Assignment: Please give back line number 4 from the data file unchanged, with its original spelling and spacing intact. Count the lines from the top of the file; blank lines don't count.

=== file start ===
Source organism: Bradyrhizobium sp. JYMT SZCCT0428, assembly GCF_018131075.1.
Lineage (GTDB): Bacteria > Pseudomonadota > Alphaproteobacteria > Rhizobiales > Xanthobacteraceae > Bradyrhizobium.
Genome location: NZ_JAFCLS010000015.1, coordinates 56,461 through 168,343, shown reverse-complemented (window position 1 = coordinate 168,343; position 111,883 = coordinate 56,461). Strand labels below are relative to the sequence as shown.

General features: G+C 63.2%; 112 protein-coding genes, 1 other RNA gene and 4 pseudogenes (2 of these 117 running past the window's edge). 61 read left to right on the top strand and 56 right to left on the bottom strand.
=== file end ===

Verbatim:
General features: G+C 63.2%; 112 protein-coding genes, 1 other RNA gene and 4 pseudogenes (2 of these 117 running past the window's edge). 61 read left to right on the top strand and 56 right to left on the bottom strand.